The impact of Covid-19 on individuals & communities working in tourism
25 July 2020 The Covid-19 pandemic and its domino effect of closed borders, cancelled flights, shuttered hotels and restaurants, and the complete stop of travel and tourism has severely impacted everyone dependent on this industry, one of the top job creators and income generators. In many parts of our country, individuals engaged in agriculture and in the arts and crafts sector, and many micro-entrepreneurs have bolstered their income by catering to travellers. Fishermen in Goa take tourists out to see dolphins, farmers in Himachal Pradesh have turned part of their homes into homestays, and artisans in Rajasthan conduct textile and crafts workshops. None of this is happening now. How has this complete stop in travel affected these individuals?
To find out, we bring to you RT Local - a series of conversations with those who work at the grassroots of travel and showcase their region and culture to travellers. Hear from them how they have been affected and what they think travel will look like post-Covid.
Himachal Pradesh's Kullu is a magical land. Here, the Himalayan ranges stand sentinal over valleys covered in forests and fields that grow a range of produce, from fruits to wheat. Watered by the mighty Beas, this is a fertile land shaped by ancient myths and legends. This region, quiet and laidback for most of the year, springs to life every October during the vibrant Kullu Dussehra. Here, in the pretty little vilage of Kais is the unpretentious but extraordinarily warm Kunad Homestay.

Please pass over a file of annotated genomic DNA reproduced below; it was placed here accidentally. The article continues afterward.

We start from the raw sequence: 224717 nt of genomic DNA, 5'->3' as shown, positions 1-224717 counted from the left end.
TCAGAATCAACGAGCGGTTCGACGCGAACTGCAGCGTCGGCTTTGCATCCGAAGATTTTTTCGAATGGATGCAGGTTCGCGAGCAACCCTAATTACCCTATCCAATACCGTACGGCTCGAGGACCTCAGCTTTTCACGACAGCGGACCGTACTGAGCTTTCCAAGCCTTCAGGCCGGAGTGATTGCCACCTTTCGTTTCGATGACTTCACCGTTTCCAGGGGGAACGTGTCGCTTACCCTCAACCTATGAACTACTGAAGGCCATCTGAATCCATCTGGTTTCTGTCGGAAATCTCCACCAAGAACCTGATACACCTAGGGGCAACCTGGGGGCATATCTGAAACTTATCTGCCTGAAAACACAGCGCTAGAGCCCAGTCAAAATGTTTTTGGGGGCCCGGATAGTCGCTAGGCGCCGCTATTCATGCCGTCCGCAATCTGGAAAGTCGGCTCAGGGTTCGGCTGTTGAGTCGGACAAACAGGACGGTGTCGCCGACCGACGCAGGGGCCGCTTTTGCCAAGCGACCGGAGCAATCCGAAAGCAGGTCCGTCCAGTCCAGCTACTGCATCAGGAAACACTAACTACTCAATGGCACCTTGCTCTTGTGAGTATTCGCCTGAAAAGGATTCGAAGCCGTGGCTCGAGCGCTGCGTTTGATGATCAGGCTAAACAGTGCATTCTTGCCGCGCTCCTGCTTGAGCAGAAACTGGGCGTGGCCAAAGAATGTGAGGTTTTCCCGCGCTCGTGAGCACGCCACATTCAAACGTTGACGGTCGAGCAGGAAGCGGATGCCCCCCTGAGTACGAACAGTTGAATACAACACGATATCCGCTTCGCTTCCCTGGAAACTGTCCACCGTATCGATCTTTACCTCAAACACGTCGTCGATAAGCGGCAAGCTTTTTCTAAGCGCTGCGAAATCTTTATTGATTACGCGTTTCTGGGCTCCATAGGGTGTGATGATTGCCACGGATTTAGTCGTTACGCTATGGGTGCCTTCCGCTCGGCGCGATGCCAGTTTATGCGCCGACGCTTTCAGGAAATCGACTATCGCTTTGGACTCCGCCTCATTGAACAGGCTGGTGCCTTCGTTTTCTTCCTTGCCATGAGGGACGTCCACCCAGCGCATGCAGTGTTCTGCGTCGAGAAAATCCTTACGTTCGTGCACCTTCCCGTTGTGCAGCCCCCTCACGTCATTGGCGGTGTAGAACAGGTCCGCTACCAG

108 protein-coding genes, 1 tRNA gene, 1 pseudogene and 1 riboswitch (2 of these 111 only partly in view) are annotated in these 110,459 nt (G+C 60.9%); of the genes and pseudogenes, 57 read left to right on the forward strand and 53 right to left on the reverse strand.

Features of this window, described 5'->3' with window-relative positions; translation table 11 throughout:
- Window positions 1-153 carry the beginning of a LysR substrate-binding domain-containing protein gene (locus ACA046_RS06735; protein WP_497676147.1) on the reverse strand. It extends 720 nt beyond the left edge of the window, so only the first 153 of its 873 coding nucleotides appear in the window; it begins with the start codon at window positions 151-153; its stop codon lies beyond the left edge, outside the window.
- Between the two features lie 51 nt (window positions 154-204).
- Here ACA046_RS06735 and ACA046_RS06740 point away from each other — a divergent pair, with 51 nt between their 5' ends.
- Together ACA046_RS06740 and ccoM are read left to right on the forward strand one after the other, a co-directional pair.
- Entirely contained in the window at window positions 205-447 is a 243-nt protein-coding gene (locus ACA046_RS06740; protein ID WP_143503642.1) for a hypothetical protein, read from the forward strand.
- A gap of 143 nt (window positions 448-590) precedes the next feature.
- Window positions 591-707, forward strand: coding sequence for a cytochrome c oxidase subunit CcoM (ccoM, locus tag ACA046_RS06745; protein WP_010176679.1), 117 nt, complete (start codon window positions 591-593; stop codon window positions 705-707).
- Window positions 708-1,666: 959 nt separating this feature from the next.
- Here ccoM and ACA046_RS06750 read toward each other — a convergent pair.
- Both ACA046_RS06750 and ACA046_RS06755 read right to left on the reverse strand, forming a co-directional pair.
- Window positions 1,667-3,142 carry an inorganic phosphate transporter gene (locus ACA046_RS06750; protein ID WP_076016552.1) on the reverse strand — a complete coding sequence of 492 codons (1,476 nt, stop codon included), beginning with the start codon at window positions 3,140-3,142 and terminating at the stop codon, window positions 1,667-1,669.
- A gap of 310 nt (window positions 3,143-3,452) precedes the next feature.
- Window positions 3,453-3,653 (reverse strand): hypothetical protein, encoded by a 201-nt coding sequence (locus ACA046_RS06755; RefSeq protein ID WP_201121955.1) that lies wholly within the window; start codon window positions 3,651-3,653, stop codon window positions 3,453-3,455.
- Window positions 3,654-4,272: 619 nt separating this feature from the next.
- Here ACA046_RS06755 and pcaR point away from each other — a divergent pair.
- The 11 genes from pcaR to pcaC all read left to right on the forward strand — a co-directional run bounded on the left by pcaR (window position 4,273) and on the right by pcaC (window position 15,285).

It is run by a farmer Kundan Singh and his family - wife Kala and their three daughters and a son. For the past few years they have allowed guests to stay in their traditional wood-and-stone family home set amidst vegetable and fruit farms. The homestay is family operation, with the younger lot taking care of activities like taking guests around the region to cleaning up the house. Kala cooks up local delicacies and Kundan, who goes into town to sell the vegetables and fruits grown on his land, is also at hand to impart his knowledge on farming and Kullu culture and traditions.
Tourism had helped Kundan and his family earn more and the homestay had become a steady source of income. This is extremely valuable for small farmers, who are at the mercy of nature. This year, with the pandemic and the lockdown, the Kundan Homestay is closed to guests. The Kullu travel associations have decided not to let in tourists, because of fear of spread of the deadly disease.
Kundan and his family have been gamely going about their lives as best as they can, focusing on farming. Listen to what Kundan has to say in this video: